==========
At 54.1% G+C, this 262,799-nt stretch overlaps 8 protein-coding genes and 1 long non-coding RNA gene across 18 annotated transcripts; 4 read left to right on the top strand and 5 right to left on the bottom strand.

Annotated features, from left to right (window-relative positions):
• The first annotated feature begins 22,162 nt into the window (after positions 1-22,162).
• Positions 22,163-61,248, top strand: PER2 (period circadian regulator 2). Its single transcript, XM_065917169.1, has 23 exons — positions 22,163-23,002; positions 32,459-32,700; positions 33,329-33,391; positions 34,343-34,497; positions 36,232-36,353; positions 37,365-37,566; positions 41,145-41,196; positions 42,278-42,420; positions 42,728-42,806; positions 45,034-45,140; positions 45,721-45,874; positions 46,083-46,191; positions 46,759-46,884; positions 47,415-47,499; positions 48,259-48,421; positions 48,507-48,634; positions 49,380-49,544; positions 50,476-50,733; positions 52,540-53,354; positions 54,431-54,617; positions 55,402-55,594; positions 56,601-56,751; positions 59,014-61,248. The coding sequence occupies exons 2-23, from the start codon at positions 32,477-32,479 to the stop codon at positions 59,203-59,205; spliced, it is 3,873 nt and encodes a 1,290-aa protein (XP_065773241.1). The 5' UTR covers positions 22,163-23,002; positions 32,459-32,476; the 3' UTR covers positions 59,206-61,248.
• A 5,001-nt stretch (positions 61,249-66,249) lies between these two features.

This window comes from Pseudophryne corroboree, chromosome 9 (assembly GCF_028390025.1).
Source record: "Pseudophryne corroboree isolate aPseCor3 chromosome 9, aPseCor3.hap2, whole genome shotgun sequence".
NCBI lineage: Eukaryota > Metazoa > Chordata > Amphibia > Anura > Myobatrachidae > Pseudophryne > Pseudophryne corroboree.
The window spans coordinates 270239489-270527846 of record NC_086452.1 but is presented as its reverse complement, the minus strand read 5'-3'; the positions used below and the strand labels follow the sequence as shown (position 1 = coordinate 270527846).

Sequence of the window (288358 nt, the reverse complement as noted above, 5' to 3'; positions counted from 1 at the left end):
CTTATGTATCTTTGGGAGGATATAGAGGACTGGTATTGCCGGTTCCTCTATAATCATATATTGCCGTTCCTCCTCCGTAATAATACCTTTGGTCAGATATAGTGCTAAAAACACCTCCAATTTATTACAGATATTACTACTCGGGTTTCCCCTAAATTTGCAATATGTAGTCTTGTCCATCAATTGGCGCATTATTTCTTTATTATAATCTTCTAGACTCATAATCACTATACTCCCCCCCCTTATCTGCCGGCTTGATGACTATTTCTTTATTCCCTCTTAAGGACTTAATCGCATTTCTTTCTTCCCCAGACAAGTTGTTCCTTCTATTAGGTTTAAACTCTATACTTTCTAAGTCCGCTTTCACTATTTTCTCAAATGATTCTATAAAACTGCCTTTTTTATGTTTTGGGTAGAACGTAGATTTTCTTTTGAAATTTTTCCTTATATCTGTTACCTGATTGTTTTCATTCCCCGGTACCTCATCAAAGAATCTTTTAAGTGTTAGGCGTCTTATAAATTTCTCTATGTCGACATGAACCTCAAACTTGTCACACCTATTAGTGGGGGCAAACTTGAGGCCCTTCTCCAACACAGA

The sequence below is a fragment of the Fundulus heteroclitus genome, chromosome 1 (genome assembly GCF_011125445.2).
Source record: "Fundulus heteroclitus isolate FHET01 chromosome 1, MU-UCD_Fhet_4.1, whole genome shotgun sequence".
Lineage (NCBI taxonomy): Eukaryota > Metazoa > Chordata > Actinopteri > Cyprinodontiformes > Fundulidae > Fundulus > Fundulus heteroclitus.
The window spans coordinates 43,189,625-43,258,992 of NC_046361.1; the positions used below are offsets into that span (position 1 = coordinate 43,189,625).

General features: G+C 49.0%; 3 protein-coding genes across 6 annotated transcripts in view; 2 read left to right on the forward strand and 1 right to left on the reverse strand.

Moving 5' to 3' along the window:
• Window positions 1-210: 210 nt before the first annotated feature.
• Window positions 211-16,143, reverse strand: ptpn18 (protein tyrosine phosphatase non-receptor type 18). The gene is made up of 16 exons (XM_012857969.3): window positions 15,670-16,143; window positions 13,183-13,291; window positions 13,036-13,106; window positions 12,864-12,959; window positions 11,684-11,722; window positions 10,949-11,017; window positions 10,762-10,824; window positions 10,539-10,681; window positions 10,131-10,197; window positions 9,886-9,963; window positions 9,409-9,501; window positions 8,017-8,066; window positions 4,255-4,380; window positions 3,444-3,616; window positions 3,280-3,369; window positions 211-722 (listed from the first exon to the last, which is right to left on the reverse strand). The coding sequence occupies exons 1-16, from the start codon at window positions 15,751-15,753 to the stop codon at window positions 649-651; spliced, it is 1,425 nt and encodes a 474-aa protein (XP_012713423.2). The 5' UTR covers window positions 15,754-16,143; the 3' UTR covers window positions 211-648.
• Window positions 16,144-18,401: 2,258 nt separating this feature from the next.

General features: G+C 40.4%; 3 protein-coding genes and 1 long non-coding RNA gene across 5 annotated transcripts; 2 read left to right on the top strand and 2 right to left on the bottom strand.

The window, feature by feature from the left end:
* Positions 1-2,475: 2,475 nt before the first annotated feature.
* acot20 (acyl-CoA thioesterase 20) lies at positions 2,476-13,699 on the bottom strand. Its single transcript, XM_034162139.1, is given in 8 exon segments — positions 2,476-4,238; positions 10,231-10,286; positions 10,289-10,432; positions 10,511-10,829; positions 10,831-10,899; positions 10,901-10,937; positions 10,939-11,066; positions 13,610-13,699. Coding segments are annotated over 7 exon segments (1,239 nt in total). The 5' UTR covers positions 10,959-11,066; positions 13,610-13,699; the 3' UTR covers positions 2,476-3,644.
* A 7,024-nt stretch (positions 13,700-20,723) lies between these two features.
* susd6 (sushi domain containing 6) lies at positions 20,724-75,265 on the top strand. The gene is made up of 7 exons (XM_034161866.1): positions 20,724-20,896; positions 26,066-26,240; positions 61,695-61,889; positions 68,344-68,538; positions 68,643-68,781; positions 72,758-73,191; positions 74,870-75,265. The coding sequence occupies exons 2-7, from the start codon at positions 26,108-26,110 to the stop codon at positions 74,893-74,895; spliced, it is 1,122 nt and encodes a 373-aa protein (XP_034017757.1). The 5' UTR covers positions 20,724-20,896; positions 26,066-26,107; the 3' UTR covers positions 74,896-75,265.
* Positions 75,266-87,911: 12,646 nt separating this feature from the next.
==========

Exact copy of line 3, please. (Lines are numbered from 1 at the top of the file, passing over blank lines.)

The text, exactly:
• The first annotated feature begins 22,162 nt into the window (after positions 1-22,162).